Feeling anxious? You’re not alone. Learn more about the symptoms of anxiety, methods of self-management, and when to seek help.
At Copeman Healthcare we pay special attention to your brain health. The baseline cognitive assessment is usually the starting point for any further consultations and is recommended for all clients who wish to be vigilant about their cognitive health.
With legalization on the horizon in Canada, it’s never been more important to educate adolescents that natural and legal do not mean healthy or safe
The stigmatization of mental health issues in our society makes coping with mental illness much more difficult. The solution? Let’s talk about it.
It is important to practice mindfulness on a daily basis, but sometimes it can be hard to get into the right mindset to… well, reset! Use these 2 and 8 minute guided mindfulness moment exercises to help reboot your brain and make the most out of your day.
Having a private health team on their side has transformed Cathryn Carruthers and her family. Not only did Copeman Healthcare Centre pursue her “mother’s instinct” about her daughter’s hip dysplasia, it also supported Carruthers through her own series of health challenges.
CKNW’s Lynda Steele spoke with Copeman’s clinical team about the latest on fertility, menopause, weight loss, brain health, men’s health, hormone replacement therapy and travel health.
As a parent, you do everything you can to keep your kids healthy. But are you doing everything to maximize their brain health?
Your biological age can speed up or slow down, depending on biological and environmental events in your life. But how can you tell how old you are, biologically?
The purpose of this study was to determine psychological function in patients who underwent epilepsy surgery. To efficiently assess these patients, researchers created an evidence-based checklist.
The purpose of this study was to compare how using either the American or Canadian assessment differed in interpretation of results.
The Pediatric Forensic Neuropsychology provides a comprehensive source for neuropsychologists who engage in forensic work and for professionals who assess children and adolescents.
This study examined if computerized cognitive testing is as effective in assessing people with mild traumatic brain injuries (MTBIs) as traditional assessments.
This study set out to determine the effectiveness of the CNS Vital Signs (CNS-VS) in measuring cognitive function in patients with mild traumatic brain injuries (MTBI) compared to more traditional forms of measurement.
This research set out to determine if appropriate assessments in psychological and cognitive brain function weaknesses in children and adolescents with epilepsy may help to plan and track medical treatment and educational planning.
This fall, CKNW’s Lynda Steele tapped into the expertise of Copeman’s clinical team for the latest information on stress management, skin health and more!
Alzheimer’s Disease is now so common that almost all of us have experienced a family member slowly succumb to the condition. Could this also happen to you?
Maione, a client of Copeman Healthcare’s Edmonton Clinic, credits Dr. Colleen Friesen for helping him avoid what could have been a fatal brain aneurysm through early detection.
As we continue to learn more about its intricate operation with every passing day, we now know enough to dispel some of the most enduring myths. Here are three you may have heard:
Last year, Dr. Shawnda Lanting completed her two year fellowship with Copeman Healthcare Centre. As part of her fellowship, she had been researching how to streamline testing for mental illness and cognitive impairment.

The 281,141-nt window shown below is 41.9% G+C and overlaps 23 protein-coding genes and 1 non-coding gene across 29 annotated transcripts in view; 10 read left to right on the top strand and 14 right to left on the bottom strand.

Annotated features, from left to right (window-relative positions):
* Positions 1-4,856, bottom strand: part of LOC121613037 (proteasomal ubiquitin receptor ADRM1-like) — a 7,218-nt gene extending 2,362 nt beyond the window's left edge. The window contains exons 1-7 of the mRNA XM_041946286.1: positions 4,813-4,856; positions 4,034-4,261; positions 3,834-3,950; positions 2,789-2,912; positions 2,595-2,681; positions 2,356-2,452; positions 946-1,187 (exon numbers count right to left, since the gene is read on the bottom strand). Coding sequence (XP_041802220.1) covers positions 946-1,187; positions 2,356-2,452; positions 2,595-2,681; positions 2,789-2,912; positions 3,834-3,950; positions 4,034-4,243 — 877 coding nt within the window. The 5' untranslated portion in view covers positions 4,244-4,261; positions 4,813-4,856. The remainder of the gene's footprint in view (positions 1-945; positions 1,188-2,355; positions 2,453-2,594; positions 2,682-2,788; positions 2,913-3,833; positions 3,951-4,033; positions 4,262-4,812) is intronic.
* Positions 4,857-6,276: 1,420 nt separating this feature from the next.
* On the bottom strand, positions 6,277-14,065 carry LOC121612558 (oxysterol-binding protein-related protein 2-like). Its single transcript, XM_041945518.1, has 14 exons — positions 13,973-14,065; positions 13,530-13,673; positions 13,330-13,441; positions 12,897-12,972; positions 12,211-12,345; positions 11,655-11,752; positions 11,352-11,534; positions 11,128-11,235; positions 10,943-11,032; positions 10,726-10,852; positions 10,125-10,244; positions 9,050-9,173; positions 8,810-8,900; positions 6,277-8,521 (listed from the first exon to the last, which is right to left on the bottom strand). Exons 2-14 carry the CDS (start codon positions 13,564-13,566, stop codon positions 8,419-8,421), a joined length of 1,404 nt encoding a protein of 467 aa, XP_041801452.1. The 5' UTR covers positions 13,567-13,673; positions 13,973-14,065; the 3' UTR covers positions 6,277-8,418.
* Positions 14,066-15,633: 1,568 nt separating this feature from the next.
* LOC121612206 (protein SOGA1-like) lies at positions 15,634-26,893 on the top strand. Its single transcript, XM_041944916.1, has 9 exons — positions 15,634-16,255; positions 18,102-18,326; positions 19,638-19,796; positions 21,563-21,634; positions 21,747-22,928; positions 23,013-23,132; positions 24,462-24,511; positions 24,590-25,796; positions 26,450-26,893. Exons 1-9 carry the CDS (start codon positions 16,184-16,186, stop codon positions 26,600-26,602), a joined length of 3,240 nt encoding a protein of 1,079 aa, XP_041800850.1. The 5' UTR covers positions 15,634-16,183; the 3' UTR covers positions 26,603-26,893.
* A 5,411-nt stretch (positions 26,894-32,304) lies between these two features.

Copeman Healthcare provides first Canadian analysis for National Institutes of Health (NIH)’s PROMIS Applied Cognition-Abilities scales questionnaire – a brief, standardized, reliable, and valid questionnaire that assesses cognitive impairment and is important for both psychiatric and general medical practice.
Copeman Healthcare research that focuses on the importance of brain health and psychological health monitoring in a primary care setting
To optimize your memory and thinking skills as you age, it’s important to exercise both your body and your brain. Studies suggest that engaging in mentally stimulating leisure activities during middle and late adulthood helps your brain build cognitive reserve, which acts as a buffer against the wear and tear of aging.
Prolonged stress also increases the risk of developing age-related cognitive disorders including Mild Cognitive Impairment, Vascular dementia and Alzheimer’s disease.
Playing sports is great for the body, but when care is taken to reduce the risk of concussion, it’s even better for the brain.
Prolonged stress increases the risk of developing age-related cognitive decline including Mild Cognitive Impairment, Vascular dementia and even Alzheimer’s disease.
The Copeman Healthcare Centre that recently opened in the Edmonton suburb of Glenora is offering personalized care for residents of St. Albert.
To understand the future of private medicine we sat down with Copeman Healthcare. Who better to ask than the people that invented and continue to lead private primary healthcare in Canada.
Professional brain health programs such as those available at Copeman Healthcare monitor for early signs of cognitive decline and develop prevention and treatment programs needed to protect your brain over the long haul.
Just as there are some “super foods” so too are there activities that could be considered “super exercises” that keep the heart pumping and the brain working.
The essence of children’s programming is to provide parents and parents-to-be with helpful guidance to ensure that their children have the best chance of developing a physical, cognitive and psychological foundation
Could swimming be the ultimate exercise? The following report card on swimming shows that unlike other cardiovascular exercises, swimming offers benefits beyond merely burning calories and building muscle groups.